6. Discussion

Analysing and comparing the different regulations of EU countries, there is a strong heterogeneity in the monitored parameters and in the limits imposed. While some countries have imposed only the limits reported in EU Directive 86/278/EEC, others have imposed more stringent limits and/or additional parameters. As regards the limits of heavy metals in soils, this difference is partially justifiable by the marked pedoclimatic differences that involve the European continent, and which have therefore led countries to practice different choices. It would be interesting to foresee in the European directive different ranges of limits according to the prevailing pedoclimatic zone in each nation. Although not easy to implement, this method would allow countries to better adapt their legislation to the different needs of the territories.
Different types of soil react differently to the same contribution of pollutants. To date, this aspect is little considered by the legislation. However, in some countries such as in Italy, national legislation already differentiates the maximum amounts of biosolids to be spread according to the pH and the CEC of soils. One of the key points derived from the analysis of the current regulatory overview could be to differentiate soils, even in countries where this approach is not currently followed, by distinguishing the maximum amounts of biosolids spread on the basis of the maximum value of the pollutant load tolerable by soils. In fact, providing a limit to the pollutant load and not to the concentration would make it possible to operate more efficiently considering the effective response capacity of the soils.
As for the actions on the quality of the reused biosolids in the agricultural land, the introduction of specific legislation that regulates the acceptability limits for the sludge inlet to sludge treatment plants (STPs) would improve the selection of sludge and the quality of biosolids recovered. In fact, STPs are often not equipped to remove specific pollutants such as heavy metals, organic contaminants, etc.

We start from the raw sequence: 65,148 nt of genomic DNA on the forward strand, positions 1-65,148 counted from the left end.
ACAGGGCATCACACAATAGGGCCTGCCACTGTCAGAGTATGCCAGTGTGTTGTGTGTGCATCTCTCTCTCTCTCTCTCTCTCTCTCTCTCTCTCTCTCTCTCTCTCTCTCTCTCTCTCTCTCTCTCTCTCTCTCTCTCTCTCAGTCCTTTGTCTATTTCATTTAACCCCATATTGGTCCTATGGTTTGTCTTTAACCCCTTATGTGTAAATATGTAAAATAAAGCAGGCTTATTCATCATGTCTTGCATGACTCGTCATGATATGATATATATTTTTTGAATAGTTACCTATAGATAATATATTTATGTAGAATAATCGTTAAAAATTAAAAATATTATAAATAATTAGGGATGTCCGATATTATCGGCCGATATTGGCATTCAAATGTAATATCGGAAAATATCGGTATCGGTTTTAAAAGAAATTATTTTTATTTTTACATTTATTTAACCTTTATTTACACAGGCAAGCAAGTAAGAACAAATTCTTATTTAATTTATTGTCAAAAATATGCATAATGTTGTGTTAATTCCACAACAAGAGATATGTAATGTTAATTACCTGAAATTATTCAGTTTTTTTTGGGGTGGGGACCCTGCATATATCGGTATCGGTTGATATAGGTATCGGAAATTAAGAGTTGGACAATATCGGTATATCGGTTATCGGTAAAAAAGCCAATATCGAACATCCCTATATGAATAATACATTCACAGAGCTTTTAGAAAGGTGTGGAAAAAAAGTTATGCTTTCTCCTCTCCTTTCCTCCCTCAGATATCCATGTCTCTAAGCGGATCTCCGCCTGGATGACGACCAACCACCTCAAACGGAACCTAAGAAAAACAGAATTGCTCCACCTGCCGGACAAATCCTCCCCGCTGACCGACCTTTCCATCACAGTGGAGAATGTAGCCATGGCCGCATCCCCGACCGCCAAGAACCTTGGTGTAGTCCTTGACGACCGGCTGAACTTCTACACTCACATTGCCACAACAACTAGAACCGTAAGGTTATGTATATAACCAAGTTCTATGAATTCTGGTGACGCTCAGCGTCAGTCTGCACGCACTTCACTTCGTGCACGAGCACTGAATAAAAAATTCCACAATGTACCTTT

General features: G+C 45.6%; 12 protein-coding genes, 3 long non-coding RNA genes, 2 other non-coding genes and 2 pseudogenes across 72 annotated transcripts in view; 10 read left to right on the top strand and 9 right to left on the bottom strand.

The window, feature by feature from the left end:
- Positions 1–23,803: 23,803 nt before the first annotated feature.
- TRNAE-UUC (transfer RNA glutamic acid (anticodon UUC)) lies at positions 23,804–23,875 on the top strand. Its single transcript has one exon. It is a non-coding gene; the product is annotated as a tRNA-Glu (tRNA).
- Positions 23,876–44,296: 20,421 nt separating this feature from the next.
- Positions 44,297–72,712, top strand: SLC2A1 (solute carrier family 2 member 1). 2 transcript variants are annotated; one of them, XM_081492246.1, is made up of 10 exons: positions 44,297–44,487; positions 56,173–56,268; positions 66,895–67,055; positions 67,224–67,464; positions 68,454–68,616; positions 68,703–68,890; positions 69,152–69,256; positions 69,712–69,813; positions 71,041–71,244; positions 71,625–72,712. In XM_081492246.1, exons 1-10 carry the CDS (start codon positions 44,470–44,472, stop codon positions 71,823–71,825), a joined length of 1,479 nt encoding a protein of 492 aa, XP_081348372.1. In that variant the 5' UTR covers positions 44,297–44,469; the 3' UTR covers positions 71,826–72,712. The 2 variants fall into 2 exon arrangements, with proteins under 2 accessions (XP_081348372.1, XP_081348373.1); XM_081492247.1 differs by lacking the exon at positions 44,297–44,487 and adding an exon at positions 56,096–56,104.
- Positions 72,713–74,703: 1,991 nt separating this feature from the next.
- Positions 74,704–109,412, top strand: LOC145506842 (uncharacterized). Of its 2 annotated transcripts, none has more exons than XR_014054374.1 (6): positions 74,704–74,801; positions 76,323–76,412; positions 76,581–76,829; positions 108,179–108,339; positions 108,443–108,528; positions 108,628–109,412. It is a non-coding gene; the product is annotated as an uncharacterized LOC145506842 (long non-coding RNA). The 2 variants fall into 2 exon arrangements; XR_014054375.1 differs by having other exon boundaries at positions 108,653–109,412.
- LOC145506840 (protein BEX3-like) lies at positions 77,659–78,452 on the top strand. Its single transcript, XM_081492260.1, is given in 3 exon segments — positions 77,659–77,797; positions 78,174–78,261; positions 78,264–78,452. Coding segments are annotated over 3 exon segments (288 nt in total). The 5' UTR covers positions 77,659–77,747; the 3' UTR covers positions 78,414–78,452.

It is considered of fundamental importance that biosolids reused for agricultural purposes must be those of better quality. Denmark has already legislated in this direction by placing a greater maximum amount for recovery in agriculture when the quality of biosolids is better. In addition, in Italy, more precisely in Lombardy, the legislation clearly distinguishes between “suitable” biosolids recovered in agriculture (which must comply with the limits of the current Italian law) and “high quality” biosolids that instead must meet more stringent limits. Furthermore, the adoption of regulations concerning the biosolids spreading methodology would make it possible to legislate in a sector that to date is not completely regulated and controlled.

7. Conclusions

In the last years, the main route for the reuse of biosolids is the application on agricultural land. This practice is controlled in different ways at the European level, due to the implementation in the Member States of Directive 86/278/CEE, which allows the reuse on land only for biosolids with a good quality. However, every country provides different requirements (with respect to Directive 86/278/CEE) for heavy metals, pathogens, and organic micropollutants both in biosolids and soils. Significant differences are also clear in other aspects of regulation (the maximum amount of biosolids spread on land, the soil where the use of biosolids is prohibited, the treatment requirements) in Member States where the reuse on land represents the main route of sludge management.